Agua Caliente Racetrack
The Agua Caliente Racetrack (current name “Caliente Hipódromo“) is a greyhound racing and former horse racing track in Tijuana, Baja California, Mexico. It opened in December 1929 at a cost of $2.5 million.
One year before, the Agua Caliente Casino and Hotel opened in June 1928.
Now the largest branch of the Caliente casino chain, the renovated building houses a casino with race betting, hundreds of slot machines, a restaurant and a Starbucks café. The complex includes the Estadio Caliente sports and concert stadium.
Like the resort, the racetrack was designed by Wayne McAllister and built by wealthy Americans Baron Long, a Los Angeles nightclub owner, Wirt Bowman, owner of the Tijuana gambling establishment, The Foreign Club, and James Croffroth, a member of the local Tijuana horseracing establishment. Some sources note the fourth partner was Abelardo L. Rodríguez, Military Commander and Governor of Baja California, and future President of Mexico. The lavish resort and racetrack on the Mexican border was popular among Americans, particularly Hollywood celebrities, because drinking, gambling and horse racing were still illegal in most of the neighboring U.S. states. The first manager of the track was Tommy Gorman, who had previously been involved in ice hockey.
Although President Lázaro Cárdenas outlawed gambling in 1935 and closed the resort and casino, the Agua Caliente Racetrack continued to operate for many years. It was the site of several industry firsts, including starting gates, safety helmets, and “pick six” wagering. Both Phar Lap and Seabiscuit ran and won the Agua Caliente Handicap, which for a time was the richest in North America.
Such riders as Aureliano Noguez, Humberto Enriquez, Francisco Mena, Antonio Castanon and David Flores graced the jockeys' quarters throughout the days of horse racing.
The race track is the originator of the Pick 6 (on the North American continent). Then known as the 5-10 and later on the 4-9'er. Some racetrackers called it the Big Six.
The original grandstand structure was destroyed by fire in 1971, but was rebuilt and continues to operate today, though just a shadow of its opulent beginnings. It is currently owned by millionaire politician Jorge Hank who renamed it "Hipódromo de Agua Caliente". It has not hosted horse racing since 1992, but presents greyhound races. The building was renovated in the 2010s and the Estadio Caliente stadium was built in the grounds.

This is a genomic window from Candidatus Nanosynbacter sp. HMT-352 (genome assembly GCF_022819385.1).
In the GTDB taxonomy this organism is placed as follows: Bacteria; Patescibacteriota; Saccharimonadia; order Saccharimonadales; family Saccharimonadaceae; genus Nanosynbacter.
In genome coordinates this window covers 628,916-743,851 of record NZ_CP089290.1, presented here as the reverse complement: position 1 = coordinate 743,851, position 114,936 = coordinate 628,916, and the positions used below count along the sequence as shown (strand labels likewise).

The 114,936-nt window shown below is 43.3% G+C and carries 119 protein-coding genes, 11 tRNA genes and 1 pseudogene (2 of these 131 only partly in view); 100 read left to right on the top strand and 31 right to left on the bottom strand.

- Wesch, Hank. "Agua Caliente celebrates 75 years with little fanfare | The San Diego Union-Tribune". Signonsandiego.com. Archived from the original on 2012-03-24. Retrieved 2016-09-09.
- "Archived copy". Archived from the original on 2006-09-01. Retrieved 2006-10-26.CS1 maint: archived copy as title (link)
- The Gazette 1929, p. 13.
- "Archived copy". Archived from the original on 2008-06-27. Retrieved 2008-06-20.CS1 maint: archived copy as title (link)
- Pierson, Cindy. "Top Horse Racing Books for Beginners". Horseracing.about.com. Retrieved 2016-09-09.
- Vanderwood, Paul J. Satan's Playground: Mobsters and Movie Stars at America’s Greatest Gaming Resort (Duke University Press, 2010)
- Beltran, David Jimenez. The Agua Caliente Story: Remembering Mexico's Legendary Racetrack (2004) Eclipse Press ISBN 1-58150-115-3
- Chris Nichols. The Leisure Architecture of Wayne McAlli  (Layton, Utah: Gibbs Smith) 2007
- The Gazette (July 9, 1929), "Eddie Gerard has Resigned Post of Maroon Manager", The Gazette, Montreal